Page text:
Two years after repairs began on the seven-storey Bhabha hospital in Kurla, it continues to be partially defunct offering minimal services, and forcing over 11 lakh people in L ward (Kurla) — comprising mostly slum-dwellers — to seek medical services from either private hospitals, or government hospitals far away.
On Monday, over 500 local residents protested outside the hospital demanding speedy repair work, and resumption of medical services. The operation theatre is defunct, forcing all surgical interventions to be referred to Rajawadi or Sion hospitals. The hospital does not offer CT scan, sonography or MRI facility and has stopped conducting deliveries as well.
In September, four-month-old Adiba Shaikh suffered a minor fracture in a finger, for which she was made to wait for two hours in the hospital before doctors asked her father to take her to Sion hospital. “They kept saying an orthopedic doctor will come. No one came. We went all the way to Sion for her treatment,” her father Shahid Ali Shaikh said.
Senior citizen Noor Mohammed Shaikh (67) Monday visited the Bhabha hospital after experiencing pain in her hand but was referred to another hospital due to lack of a CT scan. “There are not enough doctors here. Even basic services are hard to get,” he said.
Another patient, Anagha Chauhan, claims the hospital’s facilities had worsened in the last six months due to the prolonged repair work. Spread over six buildings, the Bhabha hospital underwent a structural audit in 2014. While Brihanmumbai Municipal Corporation (BMC) initially planned to demolish the entire hospital, it later finalised a plan to repair the hospital floor by floor.
The phase-wise repairing forced the 326-bed hospital’s operation theatre and in-patient department to shut down. Currently, apart from out-patient department, only medicine and paediatric departments are functioning. The orthopedic, surgery, gynaecology, and other departments have stopped admitting patients.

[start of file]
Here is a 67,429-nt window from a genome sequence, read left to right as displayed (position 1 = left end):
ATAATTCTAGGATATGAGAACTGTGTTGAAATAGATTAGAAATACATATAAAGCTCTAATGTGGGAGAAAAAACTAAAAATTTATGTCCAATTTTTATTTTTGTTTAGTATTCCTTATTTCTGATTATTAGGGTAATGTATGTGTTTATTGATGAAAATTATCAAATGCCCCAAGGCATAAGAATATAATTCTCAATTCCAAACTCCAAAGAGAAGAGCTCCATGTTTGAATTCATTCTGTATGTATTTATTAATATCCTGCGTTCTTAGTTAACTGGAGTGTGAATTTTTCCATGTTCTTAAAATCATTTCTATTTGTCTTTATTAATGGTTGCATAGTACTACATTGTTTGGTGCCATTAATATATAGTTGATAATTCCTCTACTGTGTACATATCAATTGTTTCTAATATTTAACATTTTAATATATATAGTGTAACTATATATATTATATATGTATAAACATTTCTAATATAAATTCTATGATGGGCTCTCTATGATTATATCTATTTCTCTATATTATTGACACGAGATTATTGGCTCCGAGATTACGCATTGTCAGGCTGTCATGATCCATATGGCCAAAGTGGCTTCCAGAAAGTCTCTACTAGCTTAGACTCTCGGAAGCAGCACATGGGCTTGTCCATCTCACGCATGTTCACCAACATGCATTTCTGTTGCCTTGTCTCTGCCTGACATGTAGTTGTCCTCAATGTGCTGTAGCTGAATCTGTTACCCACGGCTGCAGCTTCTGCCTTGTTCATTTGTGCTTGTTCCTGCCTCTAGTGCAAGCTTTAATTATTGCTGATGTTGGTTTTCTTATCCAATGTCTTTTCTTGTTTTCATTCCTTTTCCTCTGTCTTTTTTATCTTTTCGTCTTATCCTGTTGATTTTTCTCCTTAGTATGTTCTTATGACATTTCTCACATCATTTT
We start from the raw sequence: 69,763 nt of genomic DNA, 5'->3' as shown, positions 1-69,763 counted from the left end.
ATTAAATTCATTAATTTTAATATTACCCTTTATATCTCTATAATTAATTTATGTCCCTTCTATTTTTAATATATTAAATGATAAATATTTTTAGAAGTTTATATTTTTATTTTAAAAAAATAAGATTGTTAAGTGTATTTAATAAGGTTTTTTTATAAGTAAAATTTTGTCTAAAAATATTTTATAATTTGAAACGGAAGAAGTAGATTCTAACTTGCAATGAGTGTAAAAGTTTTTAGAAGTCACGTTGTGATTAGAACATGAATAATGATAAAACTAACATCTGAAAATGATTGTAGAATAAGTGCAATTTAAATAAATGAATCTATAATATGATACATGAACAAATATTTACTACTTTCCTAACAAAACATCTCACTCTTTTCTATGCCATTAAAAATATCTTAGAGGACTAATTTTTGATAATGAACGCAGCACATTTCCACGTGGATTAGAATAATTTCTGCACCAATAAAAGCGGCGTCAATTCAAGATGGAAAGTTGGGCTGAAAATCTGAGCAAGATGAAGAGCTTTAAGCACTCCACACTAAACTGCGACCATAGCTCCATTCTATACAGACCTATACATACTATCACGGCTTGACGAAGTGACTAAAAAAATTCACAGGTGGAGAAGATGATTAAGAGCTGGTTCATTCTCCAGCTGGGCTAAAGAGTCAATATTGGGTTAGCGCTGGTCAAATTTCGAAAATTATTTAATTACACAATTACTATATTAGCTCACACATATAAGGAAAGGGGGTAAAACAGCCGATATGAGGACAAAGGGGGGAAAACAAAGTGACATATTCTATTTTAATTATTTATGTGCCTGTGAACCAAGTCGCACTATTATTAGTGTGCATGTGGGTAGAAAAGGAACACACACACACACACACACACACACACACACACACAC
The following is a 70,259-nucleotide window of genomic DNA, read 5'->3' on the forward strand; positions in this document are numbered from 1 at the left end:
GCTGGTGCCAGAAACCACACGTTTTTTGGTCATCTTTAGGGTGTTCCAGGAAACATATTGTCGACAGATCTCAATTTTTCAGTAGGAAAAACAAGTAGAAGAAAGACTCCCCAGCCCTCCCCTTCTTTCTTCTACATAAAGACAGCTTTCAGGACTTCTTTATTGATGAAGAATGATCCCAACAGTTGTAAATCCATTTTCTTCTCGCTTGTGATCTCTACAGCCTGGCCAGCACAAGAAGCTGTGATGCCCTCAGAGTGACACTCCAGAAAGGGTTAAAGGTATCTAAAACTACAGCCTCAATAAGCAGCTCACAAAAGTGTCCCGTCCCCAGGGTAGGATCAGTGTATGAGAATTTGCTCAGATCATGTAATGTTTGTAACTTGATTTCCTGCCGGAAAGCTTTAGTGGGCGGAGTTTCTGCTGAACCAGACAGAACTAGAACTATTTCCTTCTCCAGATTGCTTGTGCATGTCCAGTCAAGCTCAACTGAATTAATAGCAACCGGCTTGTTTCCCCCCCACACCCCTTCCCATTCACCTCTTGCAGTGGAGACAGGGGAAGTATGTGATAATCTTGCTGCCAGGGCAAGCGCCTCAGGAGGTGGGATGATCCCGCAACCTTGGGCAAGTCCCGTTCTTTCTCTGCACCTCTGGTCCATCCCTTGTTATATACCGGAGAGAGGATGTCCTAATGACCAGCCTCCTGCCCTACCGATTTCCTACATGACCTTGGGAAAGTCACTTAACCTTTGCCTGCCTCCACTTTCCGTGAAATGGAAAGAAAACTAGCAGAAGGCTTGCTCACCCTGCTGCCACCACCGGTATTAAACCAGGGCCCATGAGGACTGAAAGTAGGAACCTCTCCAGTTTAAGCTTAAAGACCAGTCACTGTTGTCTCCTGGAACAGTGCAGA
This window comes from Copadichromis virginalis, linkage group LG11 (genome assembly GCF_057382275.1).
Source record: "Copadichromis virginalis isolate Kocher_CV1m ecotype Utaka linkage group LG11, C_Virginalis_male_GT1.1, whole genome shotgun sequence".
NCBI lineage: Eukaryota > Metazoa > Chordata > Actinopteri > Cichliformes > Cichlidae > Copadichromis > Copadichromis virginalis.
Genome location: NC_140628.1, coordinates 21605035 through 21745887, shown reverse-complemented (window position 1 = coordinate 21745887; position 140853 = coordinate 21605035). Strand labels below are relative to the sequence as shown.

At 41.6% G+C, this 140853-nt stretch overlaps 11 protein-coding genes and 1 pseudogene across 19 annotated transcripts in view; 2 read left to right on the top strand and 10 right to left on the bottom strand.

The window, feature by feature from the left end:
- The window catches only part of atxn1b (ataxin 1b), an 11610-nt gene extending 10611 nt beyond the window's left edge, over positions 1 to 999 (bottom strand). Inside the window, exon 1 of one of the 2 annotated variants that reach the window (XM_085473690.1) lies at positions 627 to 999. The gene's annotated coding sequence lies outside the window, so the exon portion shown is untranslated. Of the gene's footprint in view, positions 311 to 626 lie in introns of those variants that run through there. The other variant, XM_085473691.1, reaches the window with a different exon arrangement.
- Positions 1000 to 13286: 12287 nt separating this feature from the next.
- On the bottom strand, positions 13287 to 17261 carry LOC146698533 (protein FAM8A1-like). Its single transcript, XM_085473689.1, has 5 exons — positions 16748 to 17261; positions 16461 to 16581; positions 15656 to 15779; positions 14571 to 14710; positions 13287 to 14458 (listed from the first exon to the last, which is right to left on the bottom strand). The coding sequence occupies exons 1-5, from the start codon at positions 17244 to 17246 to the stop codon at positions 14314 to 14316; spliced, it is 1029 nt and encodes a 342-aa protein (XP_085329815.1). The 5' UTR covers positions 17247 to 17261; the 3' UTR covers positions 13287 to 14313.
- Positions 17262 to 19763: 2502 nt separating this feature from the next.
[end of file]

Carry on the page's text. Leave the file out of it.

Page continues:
According to local municipal corporator Dr Saeeda Khan, the BMC spent Rs 3.08 crore on the hospital’s repairs since 2015, but only external repairs have taken place. For 2017-18, BMC had sanctioned Rs 1.65 crore for the work. “The entire work was supposed to be finished by October this year,” she said. In a letter on Monday, she asked the BMC to start the hospital’s five operation theatres, dialysis centre, in-house chemist shop, CCTV cameras, intensive care units, sonography and CT scan facilities, apart from filling posts of medical officers and class III and IV workers.
“The hospital was inaugurated in a hurry before the BMC elections in December 2016. But till date, most of its facilities are defunct. Its blood bank licence was cancelled by the FDA, and has not been renewed,” Khan said. Hospital superintendent Dr K Pimpale said the phase-wise repairs have hurt hospital work. “Our OPD is running smoothly. There is no space for beds as the hospital wards are undergoing repairs. But we are admitting general medicine and paediatric patients,” he said, adding that arrangements have been made to refer patients to nearby BMC hospitals. Pimpale added that within a month, the operation theatres will be repaired. He said the process of procurement of new CT scan, sonography and x-ray machines was under way.